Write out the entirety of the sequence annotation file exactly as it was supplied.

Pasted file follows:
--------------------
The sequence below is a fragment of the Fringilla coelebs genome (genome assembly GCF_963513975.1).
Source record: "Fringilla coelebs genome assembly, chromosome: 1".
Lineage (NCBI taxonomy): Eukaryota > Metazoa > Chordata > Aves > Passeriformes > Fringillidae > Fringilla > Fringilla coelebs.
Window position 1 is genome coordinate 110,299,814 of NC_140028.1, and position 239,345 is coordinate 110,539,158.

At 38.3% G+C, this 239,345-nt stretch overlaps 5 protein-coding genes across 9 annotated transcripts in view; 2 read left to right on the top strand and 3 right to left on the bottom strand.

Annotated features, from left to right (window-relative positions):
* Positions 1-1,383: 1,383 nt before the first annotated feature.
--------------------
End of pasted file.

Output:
The sequence below is a fragment of the Fringilla coelebs genome (genome assembly GCF_963513975.1).
Source record: "Fringilla coelebs genome assembly, chromosome: 1".
Lineage (NCBI taxonomy): Eukaryota > Metazoa > Chordata > Aves > Passeriformes > Fringillidae > Fringilla > Fringilla coelebs.
Window position 1 is genome coordinate 110,299,814 of NC_140028.1, and position 239,345 is coordinate 110,539,158.

At 38.3% G+C, this 239,345-nt stretch overlaps 5 protein-coding genes across 9 annotated transcripts in view; 2 read left to right on the top strand and 3 right to left on the bottom strand.

Annotated features, from left to right (window-relative positions):
* Positions 1-1,383: 1,383 nt before the first annotated feature.